- Do not bother to order your text until week 3. After you flunk several quizzes, tell your professor that the course is harder than you thought it would be. Ask to re-take the first five quizzes as you were not able to do any of the homework problems from the text.
- Have your brother or sister take the course for you and brag about your fraud while drinking in a bar. Don’t look around to see if there are others from the university that might report your behavior back to the professor.
- Do not participate in Chapter Discussion Forums. Discussion Forum participation points can, at most, only affect your course grade one or two letter grades. When you discover after the cut-off date that points are actually assigned for participation, tell your professor that you could not find the chapter discussion forum so you should not be penalized for not participating.
- Ignore the "time windows" for taking chapter quizzes and for making postings to the Discussion Forums. They obviously apply to everyone but you.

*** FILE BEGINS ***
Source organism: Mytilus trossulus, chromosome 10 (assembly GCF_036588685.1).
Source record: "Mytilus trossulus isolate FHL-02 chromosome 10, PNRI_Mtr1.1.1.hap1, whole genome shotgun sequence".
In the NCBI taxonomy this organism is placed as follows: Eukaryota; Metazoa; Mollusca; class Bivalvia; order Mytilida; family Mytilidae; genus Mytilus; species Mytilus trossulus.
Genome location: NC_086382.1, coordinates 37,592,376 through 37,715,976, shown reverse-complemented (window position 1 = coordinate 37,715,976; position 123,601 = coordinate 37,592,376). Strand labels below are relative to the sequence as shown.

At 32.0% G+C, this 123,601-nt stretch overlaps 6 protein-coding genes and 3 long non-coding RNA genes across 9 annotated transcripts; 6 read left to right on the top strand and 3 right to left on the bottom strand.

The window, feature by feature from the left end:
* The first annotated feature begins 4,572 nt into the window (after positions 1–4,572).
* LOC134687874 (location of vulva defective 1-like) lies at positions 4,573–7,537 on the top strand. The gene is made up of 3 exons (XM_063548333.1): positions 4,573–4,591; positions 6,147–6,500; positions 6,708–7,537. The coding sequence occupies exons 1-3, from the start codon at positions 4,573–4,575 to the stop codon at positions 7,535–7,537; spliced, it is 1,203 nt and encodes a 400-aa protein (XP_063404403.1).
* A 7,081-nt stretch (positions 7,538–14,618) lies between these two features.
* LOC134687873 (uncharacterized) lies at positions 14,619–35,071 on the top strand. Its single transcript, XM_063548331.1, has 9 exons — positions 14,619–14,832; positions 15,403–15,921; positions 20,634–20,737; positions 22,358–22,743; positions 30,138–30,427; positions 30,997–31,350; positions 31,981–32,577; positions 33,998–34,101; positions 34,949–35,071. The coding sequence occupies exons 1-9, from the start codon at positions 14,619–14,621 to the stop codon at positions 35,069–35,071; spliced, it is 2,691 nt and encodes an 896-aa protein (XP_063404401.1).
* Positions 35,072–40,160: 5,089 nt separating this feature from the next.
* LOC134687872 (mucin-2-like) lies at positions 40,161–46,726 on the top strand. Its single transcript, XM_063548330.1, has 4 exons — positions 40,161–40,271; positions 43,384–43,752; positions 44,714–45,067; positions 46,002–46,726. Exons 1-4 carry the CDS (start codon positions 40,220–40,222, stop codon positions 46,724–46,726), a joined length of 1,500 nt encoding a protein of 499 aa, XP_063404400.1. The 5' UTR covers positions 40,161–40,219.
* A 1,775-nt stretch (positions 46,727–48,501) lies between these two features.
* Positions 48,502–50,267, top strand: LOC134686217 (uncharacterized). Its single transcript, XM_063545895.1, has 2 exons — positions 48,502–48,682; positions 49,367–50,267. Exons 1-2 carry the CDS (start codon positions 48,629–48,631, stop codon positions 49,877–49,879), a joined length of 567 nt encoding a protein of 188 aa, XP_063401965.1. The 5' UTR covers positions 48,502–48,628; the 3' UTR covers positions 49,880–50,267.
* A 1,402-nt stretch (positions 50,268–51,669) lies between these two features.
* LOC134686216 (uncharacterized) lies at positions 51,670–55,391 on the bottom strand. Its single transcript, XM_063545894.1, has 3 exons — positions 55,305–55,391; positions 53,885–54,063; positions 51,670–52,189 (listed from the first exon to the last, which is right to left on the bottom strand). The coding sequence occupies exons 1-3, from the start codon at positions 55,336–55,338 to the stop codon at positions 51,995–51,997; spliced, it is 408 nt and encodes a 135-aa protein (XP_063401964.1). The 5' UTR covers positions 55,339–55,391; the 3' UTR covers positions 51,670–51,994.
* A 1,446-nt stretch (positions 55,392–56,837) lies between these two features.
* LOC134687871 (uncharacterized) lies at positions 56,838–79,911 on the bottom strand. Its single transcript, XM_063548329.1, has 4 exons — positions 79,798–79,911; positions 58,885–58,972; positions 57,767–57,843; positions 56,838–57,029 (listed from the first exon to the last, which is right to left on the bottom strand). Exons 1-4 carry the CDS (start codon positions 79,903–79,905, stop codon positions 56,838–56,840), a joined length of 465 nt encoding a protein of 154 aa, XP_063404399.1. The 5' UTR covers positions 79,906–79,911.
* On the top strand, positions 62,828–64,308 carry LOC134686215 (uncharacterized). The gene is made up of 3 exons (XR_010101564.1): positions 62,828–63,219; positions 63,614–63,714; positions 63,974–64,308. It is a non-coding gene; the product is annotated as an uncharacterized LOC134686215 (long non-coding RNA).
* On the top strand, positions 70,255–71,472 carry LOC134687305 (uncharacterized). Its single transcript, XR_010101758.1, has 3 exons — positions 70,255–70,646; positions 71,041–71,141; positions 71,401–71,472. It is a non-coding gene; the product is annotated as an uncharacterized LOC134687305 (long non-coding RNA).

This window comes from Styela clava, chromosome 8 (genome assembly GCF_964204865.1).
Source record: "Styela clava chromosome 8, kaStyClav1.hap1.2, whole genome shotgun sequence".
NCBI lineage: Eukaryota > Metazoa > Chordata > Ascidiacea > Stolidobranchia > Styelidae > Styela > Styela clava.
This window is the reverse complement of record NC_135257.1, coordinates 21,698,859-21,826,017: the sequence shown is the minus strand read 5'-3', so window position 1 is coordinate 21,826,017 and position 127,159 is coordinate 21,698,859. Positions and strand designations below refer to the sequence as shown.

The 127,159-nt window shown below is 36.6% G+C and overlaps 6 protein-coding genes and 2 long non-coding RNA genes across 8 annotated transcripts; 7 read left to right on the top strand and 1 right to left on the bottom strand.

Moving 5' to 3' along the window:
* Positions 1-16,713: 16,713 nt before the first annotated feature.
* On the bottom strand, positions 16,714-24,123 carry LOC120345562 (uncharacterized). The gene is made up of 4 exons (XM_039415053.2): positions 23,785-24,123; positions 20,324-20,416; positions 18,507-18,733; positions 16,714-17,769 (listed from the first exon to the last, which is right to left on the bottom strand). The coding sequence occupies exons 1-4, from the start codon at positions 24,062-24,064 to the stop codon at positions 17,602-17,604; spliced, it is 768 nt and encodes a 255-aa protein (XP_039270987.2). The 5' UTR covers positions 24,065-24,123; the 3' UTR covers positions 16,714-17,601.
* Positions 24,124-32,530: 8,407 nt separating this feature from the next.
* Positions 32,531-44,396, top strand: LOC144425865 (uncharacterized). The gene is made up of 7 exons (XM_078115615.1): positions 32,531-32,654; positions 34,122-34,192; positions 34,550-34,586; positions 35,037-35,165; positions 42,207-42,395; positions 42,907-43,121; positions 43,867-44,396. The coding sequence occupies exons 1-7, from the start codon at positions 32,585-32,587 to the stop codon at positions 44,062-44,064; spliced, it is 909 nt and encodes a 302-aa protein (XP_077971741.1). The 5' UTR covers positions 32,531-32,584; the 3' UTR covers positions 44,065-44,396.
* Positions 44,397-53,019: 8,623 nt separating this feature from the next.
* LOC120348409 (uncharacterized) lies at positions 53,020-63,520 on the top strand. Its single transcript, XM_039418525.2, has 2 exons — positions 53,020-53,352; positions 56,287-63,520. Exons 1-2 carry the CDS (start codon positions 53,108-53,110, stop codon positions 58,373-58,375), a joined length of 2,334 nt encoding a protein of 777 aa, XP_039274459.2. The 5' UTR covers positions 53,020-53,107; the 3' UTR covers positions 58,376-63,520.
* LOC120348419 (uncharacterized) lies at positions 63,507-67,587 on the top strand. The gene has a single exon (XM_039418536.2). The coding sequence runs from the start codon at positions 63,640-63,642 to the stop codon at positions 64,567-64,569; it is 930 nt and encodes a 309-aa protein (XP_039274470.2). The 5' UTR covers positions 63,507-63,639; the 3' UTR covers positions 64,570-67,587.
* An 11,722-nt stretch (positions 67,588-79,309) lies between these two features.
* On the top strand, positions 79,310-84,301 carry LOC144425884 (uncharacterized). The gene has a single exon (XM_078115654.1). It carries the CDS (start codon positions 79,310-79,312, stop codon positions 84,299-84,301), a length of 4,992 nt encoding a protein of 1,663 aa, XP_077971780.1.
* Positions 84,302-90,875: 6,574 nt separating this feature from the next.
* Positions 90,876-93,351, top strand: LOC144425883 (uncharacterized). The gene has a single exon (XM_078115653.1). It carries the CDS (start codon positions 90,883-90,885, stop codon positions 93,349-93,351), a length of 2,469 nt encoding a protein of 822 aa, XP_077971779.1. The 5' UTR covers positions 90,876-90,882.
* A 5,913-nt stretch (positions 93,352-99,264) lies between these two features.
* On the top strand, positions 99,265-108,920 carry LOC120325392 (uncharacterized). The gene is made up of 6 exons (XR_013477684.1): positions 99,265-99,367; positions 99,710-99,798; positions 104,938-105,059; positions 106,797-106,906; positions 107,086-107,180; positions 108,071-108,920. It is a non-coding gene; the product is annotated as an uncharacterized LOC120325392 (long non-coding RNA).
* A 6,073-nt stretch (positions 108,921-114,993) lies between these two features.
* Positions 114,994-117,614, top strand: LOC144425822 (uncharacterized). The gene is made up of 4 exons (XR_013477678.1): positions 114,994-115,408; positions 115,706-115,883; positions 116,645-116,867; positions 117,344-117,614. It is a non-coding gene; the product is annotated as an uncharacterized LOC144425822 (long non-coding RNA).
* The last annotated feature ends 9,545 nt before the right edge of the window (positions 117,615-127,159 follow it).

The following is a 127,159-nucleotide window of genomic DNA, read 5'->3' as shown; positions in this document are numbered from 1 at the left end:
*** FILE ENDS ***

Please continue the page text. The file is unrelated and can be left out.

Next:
- Do not work the homework; the homework solutions are already provided, so just scan them before taking the quiz.
- Go backpacking for a month through small towns in Greece where there is sometimes no electricity even though this means you will not have Internet access for your class. Ask your professor if you can earn extra points for this lack, perhaps a paper on the life and culture that you observed while on your vacation. Ask to have this "extra paper" replace your low or missing scores on your accounting quizzes.
- Or, enroll in an online course and then embark on a trip to Europe; do not bother to check your email while out of the country. When you return two weeks into the course, tell your professor that the cities you visited (Paris, Rome, Berlin, London) did not have Internet access so you were unable to log on. Convey immediate surprise that the course would start without you.
- Work a full-time job, take two other summer courses concurrently with the online course, and ask yourself why this class is so demanding. Given your busy summer and conflicting priorities, have your spouse, sibling, or parent contact your professor to explain why the online class is at the bottom of your priority list. Have the individual ask the professor to give you a grading scale that is different than that of the rest of the students in the online class.
Source: Actual examples from prior online accounting classes taught by Professor Jim Dodd, Drake University.